11. In the first place, Mr. Sannyal contends that the plaintiff was given an opportunity to show cause why he should not be dismissed and Mr. Sannyal relies upon a letter written by the plaintiff to the Railway, dated 12-12-1943. In that letter, the plaintiff states that he has received information that the C. M. O. has forwarded a certificate of unfitness without certifying whether the plaintiff was suitable for any other work. The plaintiff then brings to the notice of the Railway authorities certain matters. It is to be observed that upto this stage no notice had been given to the plaintiff that the Railway authorities proposed to dismiss him. The first intimation the plaintiff had of that was in the letter of 15-12-1943, to which 1 have already made reference. He was never asked in terms or impliedly what he had to say against the proposal to dismiss him. It was never suggested to him that he was going to be dismissed until the notice of dismissal came. The letter of 15-12-1943, which is a letter of dismissal, was like a bolt from the blue and the plaintiff quite clearly was never given an opportunity to show cause why he should not be dismissed.
12. Mr. Sannyal then contended that by reason of the Rules of service obtaining in this Railway the notice required by Sub-section (3) of Section 240 of the Government of India Act was not neces-sary. He relied upon Rr. 1708 and 1709 in Volume I of the State Railway Establishment Code. The Rule which the learned Counsel relied on in parti-cular was in these terms :
'Where inefficiency is due to failure to conform to the requisite standard of physical fitness, it shall not be necessary to serve the Railway servant with a charge sheet, or to obtain his explanation.'
13. Mr. Sannyal has contended that the inefficiency of the plaintiff was due to his physical condition. His case, therefore, came within this Rule and Mr. Sannyal has urged that by reason of the Rule notice calling upon the plaintiff to show cause was unnecessary,
14. Section 241, Government of India Act provided by Sub-section (2) (a) that the conditions of service of persons serving in connection with the affairs of the Government of India were to be in accordance with Rules made by the Governor-General. This Rule which I have referred to is such a Rule. Therefore, it is urged that it is binding on the plaintiff.
15. Eose. J. has held that no Rule framed under Section 241 can have effect if it is contrary to the provisions of Section 240. The Rule relied upon 'by Mr. Sannyal is in conflict with Sub-section (3) of S 240. It has been held by their Lordships of the Privy Council in the case of -- 'North-West Frontier Province v. Suraj Narain Anand', AIR 1949 PC 112 (B), that Rule under Section 241 must comply with the provisions of Section 240. The Government of India could not possibly avoid the provision in the Government of India Act by making a Rule contrary to the particular provision in that Act. It is to be observed that Sub-section (3) of Section 240 now finds place in the Constitution of India. A statute contrary to the provision of Sub-section (3) of Section 240, Government of India Act would have been ultra vires the provisions of the Government of India Act and would now be ultra vires the Constitution. A fortiori a Rule framed bv Government would be ultra vires. It seems to me that the view of Bose, J. is unassailable. Reliance cannot be placed upon the Rule in question, because it clearly offends against the provision of Section 240(3), Government of India Act.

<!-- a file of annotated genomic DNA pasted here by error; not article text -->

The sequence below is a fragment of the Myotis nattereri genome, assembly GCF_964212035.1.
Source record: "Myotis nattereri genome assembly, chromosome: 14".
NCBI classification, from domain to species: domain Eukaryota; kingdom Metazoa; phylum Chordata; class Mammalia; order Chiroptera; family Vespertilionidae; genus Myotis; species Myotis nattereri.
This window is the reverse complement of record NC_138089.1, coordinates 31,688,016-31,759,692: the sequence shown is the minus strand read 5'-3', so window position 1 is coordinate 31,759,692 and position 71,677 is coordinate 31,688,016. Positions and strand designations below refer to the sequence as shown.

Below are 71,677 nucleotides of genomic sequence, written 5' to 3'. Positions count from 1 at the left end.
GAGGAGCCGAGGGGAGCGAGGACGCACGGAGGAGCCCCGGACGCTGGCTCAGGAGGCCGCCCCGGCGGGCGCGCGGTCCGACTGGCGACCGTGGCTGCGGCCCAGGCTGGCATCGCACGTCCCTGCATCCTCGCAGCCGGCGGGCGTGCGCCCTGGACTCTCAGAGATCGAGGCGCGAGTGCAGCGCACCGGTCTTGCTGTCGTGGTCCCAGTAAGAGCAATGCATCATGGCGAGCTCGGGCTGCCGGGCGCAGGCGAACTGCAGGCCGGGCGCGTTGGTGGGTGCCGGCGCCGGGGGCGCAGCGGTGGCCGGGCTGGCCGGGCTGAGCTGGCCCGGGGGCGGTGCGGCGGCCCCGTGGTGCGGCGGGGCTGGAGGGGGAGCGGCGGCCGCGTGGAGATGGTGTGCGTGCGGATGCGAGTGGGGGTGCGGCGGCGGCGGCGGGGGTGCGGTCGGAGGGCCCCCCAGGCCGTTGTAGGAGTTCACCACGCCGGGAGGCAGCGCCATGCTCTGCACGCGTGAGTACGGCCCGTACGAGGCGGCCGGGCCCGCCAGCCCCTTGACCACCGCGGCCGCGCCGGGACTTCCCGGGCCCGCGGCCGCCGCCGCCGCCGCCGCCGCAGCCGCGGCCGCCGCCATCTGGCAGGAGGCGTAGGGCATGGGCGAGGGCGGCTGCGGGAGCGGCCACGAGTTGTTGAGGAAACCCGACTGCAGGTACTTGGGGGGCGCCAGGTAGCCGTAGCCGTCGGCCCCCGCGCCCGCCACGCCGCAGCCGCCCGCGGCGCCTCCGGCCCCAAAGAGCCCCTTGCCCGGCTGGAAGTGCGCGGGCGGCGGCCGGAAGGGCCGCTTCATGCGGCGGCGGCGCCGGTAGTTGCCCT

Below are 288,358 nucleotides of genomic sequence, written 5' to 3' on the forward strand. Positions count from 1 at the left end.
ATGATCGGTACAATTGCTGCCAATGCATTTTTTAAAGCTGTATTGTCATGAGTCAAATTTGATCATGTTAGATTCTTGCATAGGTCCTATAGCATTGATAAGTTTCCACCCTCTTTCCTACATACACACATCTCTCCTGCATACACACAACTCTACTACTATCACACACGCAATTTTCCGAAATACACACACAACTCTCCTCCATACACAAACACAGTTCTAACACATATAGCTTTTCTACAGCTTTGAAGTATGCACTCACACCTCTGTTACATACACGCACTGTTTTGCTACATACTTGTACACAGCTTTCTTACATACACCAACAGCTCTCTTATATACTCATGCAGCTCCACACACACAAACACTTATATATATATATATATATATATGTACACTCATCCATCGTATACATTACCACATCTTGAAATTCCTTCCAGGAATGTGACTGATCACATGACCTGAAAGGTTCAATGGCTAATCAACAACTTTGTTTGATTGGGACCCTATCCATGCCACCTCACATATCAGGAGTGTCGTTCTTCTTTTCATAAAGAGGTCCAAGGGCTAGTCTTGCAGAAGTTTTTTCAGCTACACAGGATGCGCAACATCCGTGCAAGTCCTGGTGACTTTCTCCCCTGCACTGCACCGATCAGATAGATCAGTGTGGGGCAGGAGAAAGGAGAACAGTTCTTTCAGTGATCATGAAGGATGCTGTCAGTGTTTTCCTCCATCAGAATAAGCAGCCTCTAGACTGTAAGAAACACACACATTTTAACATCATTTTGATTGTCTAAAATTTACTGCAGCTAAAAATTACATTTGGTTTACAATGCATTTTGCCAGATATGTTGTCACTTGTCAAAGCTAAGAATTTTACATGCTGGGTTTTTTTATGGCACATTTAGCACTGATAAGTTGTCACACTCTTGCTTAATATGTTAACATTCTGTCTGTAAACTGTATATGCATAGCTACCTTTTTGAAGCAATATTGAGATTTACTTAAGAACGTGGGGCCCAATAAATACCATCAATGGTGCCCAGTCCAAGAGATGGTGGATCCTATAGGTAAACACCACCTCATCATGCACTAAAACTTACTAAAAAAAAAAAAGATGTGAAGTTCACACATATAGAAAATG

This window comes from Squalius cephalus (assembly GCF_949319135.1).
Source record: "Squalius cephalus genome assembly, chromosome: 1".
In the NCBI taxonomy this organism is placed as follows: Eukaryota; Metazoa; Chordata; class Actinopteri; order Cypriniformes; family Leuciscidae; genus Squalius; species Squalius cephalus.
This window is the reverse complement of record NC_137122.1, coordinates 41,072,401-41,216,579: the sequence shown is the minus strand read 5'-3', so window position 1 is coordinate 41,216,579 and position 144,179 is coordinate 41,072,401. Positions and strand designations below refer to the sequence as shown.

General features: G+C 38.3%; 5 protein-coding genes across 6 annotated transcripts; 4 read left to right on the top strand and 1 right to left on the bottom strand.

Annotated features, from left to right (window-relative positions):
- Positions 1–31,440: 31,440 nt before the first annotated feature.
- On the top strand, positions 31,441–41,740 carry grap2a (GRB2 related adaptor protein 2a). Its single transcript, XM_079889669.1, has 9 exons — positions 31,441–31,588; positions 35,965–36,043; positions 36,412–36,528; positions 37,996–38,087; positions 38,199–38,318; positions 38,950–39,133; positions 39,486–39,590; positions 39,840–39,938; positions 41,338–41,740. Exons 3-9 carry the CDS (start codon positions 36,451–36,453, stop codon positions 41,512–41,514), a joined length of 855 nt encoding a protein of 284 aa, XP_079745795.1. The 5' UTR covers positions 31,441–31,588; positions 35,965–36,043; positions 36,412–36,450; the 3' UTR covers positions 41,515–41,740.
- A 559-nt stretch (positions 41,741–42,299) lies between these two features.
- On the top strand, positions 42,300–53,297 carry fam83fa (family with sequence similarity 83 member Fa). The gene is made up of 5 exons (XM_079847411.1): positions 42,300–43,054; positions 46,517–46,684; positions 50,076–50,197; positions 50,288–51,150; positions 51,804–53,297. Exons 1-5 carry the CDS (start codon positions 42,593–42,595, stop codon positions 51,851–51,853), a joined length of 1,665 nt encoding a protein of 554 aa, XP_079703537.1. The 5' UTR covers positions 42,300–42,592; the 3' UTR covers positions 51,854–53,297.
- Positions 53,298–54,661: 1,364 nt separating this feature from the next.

16. It was faintly suggested that removing a man because he is physically unfit is not dismissing him. Dismissing a man is putting an end to his employment. He may be dismissed rightly or wrongly, but the act of dismissal is the act of terminating his employment. It matters nut whether his employment is terminated because of dishonesty, corruption or bad health. In all three cases he has been dismissed, though in the first two cases his instant dismissal might be morally Justified, whereas in the last case it may be very harsh and unjust. In all the cases, however, the service has been terminated and he has been dismissed. It seems to me that dismissal on the ground of inefficiency due to physical incapacity clearly comes within the provisions of Section 240(3), Government of India Act and that being so, the Rule of the Railway, namely, Rule 1709(b) is ultra vires the provision of the Government of India Act and I think clearly ultra vires the present provisions of the Constitution, though the Constitution has no application to this particular case.
17. For these reasons, the view of Bose, J. was undoubtedly right and the dismissal of the plaintiff was contrary to law. He was, therefore, entitled to a declaration and as to the form of the declaration there can be now no dispute. The form of the declaration in cases of this kind was laid down by their Lordships of the Priivy Council in the case of -- 'I. M. Lall, (A)' and a declaration in that form was one given to the plaintiff by the learned Judge.
18. For these reasons I see no force in this appeal which fails and is dismissed with costs.
19. Certified for two counsel.
20. I agree.